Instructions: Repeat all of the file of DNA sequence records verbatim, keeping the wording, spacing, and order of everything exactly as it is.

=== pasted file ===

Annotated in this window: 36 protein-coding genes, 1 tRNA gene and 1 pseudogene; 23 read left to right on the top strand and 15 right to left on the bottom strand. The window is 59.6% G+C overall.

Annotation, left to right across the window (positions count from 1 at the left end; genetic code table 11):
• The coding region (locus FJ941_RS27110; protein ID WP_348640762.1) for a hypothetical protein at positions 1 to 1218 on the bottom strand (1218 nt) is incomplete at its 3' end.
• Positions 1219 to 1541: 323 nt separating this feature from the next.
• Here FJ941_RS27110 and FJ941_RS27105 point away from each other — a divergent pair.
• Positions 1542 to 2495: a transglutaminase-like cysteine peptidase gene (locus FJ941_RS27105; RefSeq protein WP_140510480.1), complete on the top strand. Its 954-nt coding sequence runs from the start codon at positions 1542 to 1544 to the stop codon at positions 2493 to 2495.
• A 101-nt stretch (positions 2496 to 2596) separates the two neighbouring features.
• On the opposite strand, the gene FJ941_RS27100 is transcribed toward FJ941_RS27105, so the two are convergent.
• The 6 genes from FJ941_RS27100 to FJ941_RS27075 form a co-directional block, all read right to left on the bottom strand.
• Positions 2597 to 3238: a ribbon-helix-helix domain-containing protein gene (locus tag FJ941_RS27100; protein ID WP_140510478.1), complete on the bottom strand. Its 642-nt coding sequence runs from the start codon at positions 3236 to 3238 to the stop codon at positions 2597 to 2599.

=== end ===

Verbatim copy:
Annotated in this window: 36 protein-coding genes, 1 tRNA gene and 1 pseudogene; 23 read left to right on the top strand and 15 right to left on the bottom strand. The window is 59.6% G+C overall.

Annotation, left to right across the window (positions count from 1 at the left end; genetic code table 11):
• The coding region (locus FJ941_RS27110; protein ID WP_348640762.1) for a hypothetical protein at positions 1 to 1218 on the bottom strand (1218 nt) is incomplete at its 3' end.
• Positions 1219 to 1541: 323 nt separating this feature from the next.
• Here FJ941_RS27110 and FJ941_RS27105 point away from each other — a divergent pair.
• Positions 1542 to 2495: a transglutaminase-like cysteine peptidase gene (locus FJ941_RS27105; RefSeq protein WP_140510480.1), complete on the top strand. Its 954-nt coding sequence runs from the start codon at positions 1542 to 1544 to the stop codon at positions 2493 to 2495.
• A 101-nt stretch (positions 2496 to 2596) separates the two neighbouring features.
• On the opposite strand, the gene FJ941_RS27100 is transcribed toward FJ941_RS27105, so the two are convergent.
• The 6 genes from FJ941_RS27100 to FJ941_RS27075 form a co-directional block, all read right to left on the bottom strand.
• Positions 2597 to 3238: a ribbon-helix-helix domain-containing protein gene (locus tag FJ941_RS27100; protein ID WP_140510478.1), complete on the bottom strand. Its 642-nt coding sequence runs from the start codon at positions 3236 to 3238 to the stop codon at positions 2597 to 2599.